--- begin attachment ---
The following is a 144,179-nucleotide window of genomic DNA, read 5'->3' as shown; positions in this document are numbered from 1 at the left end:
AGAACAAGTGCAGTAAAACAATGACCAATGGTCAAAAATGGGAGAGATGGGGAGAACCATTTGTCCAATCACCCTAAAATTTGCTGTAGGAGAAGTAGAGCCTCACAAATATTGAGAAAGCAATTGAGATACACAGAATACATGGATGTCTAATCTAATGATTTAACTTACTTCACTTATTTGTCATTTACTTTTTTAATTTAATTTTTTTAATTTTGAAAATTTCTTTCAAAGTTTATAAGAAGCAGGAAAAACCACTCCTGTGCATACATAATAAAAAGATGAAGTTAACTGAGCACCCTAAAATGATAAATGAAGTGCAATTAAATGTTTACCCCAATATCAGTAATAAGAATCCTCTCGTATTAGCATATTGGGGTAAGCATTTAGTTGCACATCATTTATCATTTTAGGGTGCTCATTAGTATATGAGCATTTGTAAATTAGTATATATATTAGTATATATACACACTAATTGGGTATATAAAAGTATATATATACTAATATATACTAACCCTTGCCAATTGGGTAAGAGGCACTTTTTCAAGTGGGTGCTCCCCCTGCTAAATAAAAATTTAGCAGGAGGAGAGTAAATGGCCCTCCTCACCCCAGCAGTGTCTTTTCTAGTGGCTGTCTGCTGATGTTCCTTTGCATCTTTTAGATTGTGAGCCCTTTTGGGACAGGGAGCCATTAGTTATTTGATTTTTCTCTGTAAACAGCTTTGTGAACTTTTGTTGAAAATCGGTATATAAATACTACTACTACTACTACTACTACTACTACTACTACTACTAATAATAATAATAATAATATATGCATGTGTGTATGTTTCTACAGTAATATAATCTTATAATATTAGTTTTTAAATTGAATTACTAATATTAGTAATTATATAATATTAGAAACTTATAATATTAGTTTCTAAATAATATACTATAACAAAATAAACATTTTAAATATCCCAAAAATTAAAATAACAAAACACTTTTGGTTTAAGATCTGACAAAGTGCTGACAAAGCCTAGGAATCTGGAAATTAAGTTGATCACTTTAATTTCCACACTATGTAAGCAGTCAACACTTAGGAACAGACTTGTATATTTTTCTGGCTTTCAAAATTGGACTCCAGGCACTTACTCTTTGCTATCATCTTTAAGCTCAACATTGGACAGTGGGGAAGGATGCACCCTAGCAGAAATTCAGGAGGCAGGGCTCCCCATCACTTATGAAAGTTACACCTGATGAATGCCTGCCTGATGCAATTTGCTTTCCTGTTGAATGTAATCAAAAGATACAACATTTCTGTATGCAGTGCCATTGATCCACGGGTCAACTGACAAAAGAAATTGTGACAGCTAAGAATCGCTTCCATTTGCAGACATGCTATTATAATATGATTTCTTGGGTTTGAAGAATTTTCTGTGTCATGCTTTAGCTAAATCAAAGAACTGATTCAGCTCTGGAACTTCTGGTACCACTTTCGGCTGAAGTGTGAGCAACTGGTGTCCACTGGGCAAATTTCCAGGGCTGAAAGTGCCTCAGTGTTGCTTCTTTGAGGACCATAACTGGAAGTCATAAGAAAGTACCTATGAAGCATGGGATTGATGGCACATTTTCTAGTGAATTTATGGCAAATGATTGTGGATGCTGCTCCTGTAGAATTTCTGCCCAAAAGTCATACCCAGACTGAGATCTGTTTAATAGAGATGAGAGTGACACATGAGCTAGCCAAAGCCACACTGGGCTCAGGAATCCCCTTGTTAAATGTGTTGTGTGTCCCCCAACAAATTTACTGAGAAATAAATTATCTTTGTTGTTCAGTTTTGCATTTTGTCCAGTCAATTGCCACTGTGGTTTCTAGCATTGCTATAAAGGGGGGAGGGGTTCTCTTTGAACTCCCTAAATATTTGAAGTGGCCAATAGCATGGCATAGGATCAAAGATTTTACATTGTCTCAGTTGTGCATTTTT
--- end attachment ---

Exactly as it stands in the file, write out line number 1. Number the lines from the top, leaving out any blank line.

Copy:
The following is a 144,179-nucleotide window of genomic DNA, read 5'->3' as shown; positions in this document are numbered from 1 at the left end: